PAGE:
Under the leadership of the pituitary gland – the “conductor” – the thyroid, pancreas, adrenals, ovaries (or testes) are part of our “glandular symphony”. The influence of thyroid on the body is important because it is the thyroid that controls our entire metabolism: body temperature, heart rate, the rate at which food is converted into energy.
The thyroid produces a hormone called thyroxine, or T4. If the level of thyroxine in blood is low, the pituitary increases its secretion of TSH, a hormone that stimulates thyroid function. Hypothyroidism is clinically diagnosed when TSH is high and the amount of T4 remains low.
This type of problem is spreading like a bush fire in women at the time of menopause. In America, it is estimated that over five million people are infected and that 90% of these people are women.
Symptoms associated with hypothyroidism are identified by fatigue and a feeling of abnormal nervousness. Depending on the size of the problem, there is also an unexplained weight gain, hair loss, constipation, depression, menstrual pain, fertility problems, often elevated cholesterol levels, sometimes a flow of breast milk, accompanied by cramping muscle weakness, etc.
By isolating the problem, the doctor prescribes a synthetic thyroid hormone, whose dosage is adjusted according to the normalization of TSH and T4 in the blood.
If we return to our “glandular symphony” and look at the whole problem, we find that:
- When the cortisol (stress hormone) increases in the blood, there is a decrease in thyroid function;
- Thyroid produces much of T4 but very few of T3 (active form of the hormone) and its activation is in the liver and a lack of activation of this hormone can also lead to hypothyroidism;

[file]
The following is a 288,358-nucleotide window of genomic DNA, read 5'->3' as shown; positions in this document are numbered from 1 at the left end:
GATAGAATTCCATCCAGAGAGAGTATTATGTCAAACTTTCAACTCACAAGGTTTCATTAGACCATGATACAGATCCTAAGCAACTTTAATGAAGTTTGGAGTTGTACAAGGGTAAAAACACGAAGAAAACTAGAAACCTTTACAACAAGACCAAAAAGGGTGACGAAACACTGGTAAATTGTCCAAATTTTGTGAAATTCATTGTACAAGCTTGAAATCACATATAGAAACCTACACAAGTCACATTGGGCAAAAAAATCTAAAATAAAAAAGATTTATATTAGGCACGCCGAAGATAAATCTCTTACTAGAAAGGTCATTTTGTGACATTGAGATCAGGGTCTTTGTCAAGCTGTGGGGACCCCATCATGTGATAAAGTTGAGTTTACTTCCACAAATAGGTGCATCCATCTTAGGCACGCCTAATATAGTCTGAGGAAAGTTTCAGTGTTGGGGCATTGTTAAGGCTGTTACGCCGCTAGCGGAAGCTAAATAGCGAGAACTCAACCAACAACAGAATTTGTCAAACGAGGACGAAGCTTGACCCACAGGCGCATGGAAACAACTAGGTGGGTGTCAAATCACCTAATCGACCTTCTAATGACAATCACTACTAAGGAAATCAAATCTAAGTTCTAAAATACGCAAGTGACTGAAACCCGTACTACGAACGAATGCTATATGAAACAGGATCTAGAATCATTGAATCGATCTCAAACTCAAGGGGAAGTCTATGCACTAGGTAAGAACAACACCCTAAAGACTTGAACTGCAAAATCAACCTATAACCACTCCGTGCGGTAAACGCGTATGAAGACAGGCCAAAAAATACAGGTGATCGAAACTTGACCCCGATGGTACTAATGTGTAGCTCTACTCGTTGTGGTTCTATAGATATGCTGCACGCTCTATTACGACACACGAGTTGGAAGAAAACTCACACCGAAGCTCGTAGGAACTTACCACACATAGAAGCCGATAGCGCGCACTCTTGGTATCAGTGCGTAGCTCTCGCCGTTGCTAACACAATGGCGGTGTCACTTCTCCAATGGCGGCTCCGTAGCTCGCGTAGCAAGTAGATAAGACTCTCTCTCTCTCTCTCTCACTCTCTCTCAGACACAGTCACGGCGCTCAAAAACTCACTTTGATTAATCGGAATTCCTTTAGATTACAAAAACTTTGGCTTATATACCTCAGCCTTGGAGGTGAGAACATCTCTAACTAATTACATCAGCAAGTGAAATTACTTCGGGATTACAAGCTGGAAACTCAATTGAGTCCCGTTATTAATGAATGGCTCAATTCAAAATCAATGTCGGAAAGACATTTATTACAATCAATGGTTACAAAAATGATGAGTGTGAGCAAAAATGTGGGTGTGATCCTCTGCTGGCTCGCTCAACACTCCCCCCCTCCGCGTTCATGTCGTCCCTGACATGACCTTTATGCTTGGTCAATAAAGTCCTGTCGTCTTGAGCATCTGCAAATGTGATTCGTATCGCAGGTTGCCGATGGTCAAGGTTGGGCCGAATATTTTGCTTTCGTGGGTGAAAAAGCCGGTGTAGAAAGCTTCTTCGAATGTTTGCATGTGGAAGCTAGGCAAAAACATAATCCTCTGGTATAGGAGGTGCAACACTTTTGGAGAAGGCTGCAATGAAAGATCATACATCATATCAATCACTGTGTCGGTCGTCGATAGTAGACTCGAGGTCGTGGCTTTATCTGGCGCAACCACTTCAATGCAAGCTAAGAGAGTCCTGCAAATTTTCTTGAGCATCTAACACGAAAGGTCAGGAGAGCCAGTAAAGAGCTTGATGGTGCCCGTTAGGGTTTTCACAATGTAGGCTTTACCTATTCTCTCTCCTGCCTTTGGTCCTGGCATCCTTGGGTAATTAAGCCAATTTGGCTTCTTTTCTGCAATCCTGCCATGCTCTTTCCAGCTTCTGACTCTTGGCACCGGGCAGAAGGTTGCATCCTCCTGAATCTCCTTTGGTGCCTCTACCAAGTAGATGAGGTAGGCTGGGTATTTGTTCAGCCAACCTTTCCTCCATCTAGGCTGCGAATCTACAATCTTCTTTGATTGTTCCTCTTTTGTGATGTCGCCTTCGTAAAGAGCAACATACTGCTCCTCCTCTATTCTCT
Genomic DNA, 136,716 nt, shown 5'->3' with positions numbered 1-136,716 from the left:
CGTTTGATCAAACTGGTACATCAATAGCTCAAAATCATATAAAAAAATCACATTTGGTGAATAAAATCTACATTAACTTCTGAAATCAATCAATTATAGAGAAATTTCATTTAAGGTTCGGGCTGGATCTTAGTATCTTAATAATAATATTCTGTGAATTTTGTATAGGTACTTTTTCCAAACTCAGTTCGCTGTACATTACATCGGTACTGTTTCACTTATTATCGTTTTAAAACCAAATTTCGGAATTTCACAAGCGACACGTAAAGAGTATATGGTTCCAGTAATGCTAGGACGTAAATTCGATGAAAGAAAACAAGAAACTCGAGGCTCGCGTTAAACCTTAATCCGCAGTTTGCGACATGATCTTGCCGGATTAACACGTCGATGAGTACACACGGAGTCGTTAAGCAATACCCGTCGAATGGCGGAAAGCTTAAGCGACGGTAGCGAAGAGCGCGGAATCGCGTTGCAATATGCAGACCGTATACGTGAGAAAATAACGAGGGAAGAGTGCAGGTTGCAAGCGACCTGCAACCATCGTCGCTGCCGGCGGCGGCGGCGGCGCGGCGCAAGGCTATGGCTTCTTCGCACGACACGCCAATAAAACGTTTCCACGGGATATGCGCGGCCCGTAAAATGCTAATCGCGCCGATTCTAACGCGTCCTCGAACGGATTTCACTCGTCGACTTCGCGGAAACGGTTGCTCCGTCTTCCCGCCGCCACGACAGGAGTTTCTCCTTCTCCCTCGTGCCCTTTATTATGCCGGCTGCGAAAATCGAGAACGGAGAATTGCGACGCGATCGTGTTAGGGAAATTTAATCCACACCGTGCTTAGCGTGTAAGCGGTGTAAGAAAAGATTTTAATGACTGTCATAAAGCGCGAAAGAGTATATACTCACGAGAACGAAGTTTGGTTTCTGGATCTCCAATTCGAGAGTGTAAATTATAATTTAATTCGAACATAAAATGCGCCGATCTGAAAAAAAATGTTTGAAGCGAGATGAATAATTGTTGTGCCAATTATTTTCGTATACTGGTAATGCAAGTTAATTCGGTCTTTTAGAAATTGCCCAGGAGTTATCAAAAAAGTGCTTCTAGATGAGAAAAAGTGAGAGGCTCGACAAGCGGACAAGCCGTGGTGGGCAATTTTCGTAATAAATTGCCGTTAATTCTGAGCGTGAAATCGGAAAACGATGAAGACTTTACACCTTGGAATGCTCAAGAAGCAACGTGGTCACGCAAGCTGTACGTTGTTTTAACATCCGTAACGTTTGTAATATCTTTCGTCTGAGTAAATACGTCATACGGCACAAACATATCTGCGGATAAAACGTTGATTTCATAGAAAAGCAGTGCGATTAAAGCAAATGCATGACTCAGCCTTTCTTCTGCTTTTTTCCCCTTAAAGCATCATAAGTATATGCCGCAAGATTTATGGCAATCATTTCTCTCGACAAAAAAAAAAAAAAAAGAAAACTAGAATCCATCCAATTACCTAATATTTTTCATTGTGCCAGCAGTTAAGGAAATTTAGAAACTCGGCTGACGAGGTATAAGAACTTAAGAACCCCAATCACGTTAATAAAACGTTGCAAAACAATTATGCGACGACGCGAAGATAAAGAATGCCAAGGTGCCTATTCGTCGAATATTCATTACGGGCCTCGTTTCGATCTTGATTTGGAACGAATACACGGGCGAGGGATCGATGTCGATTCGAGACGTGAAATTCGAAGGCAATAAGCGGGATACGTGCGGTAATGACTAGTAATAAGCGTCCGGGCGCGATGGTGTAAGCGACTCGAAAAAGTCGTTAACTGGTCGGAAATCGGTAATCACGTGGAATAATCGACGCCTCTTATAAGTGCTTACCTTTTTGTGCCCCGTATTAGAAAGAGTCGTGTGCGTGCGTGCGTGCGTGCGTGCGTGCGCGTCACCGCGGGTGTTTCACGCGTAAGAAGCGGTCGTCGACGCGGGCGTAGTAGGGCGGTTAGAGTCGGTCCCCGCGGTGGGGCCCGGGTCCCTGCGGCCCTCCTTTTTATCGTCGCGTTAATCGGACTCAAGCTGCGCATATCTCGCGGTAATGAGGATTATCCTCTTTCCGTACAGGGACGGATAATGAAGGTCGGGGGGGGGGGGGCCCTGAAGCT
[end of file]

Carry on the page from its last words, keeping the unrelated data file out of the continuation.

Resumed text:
- Estrogen slows the thyroid while progesterone activates it, the right balance of these two hormones is crucial (especially for perimenopausal women);
- Production of thyroxine (T4) requires specific nutrients: an amino acid called tyrosine, iodine, zinc, selenium, vitamins E and A. A deficiency of these nutrients can cause a slowing of thyroid function.
- Fluoride (toothpaste) and chlorine (tap water) can take the place of iodine on thyroid receptors and contribute to hypothyroidism.
Some foods, especially if eaten raw and in large quantities, can have a goitrogenic effect, that is they hinder the use of iodine by the thyroid. These include vegetables from the cruciferous family: cabbage of all kinds and all colors, Brussels sprouts, broccoli and rutabaga, peaches, spinach, millet, peanuts, pine nuts and soybeans. Although studies are contradictory on this subject, it seems that their negative effects are abolished or reduced by the cooking of these foods and a daily intake of seaweed can help the counterbalance.
Soy and Phytoestrogens: Can they Accentuate the Slowdown of the Thyroid Gland?
First, we must know that phytoestrogens are a thousand times less powerful than estrogen itself. They just saturate the estrogen receptors on the surface of cells, not the physiological role of estrogen and therefore cannot directly contribute to slowing of the thyroid. Moreover, studies on phytoestrogens and their deleterious effects have been conducted from isolated phytoestrogens and concentrated isoflavones in capsule and not with food.
In contrast, epidemiological studies on diet of Asian women have confirmed and reconfirmed the protective effect of soy consumption. There is an input of 60 mg of isoflavones per day in Asian food. A glass of soy milk contains only 20 to 35 mg of isoflavones, and a block of 115 grams of tofu 115 contribute only 53. Therefore there is nothing to fear from the consumption of this category of food in moderate quantities.
If you have a problem with hypothyroidism, you are advised to:
- Assess all elements of the “glandular symphony” that can affect thyroid function;
- Take steps to rebalance all metabolisms involved;
- Pay attention to your diet to minimize the effect of goitrogenic foods and ensure an adequate supply of items necessary for the proper functioning of the thyroid.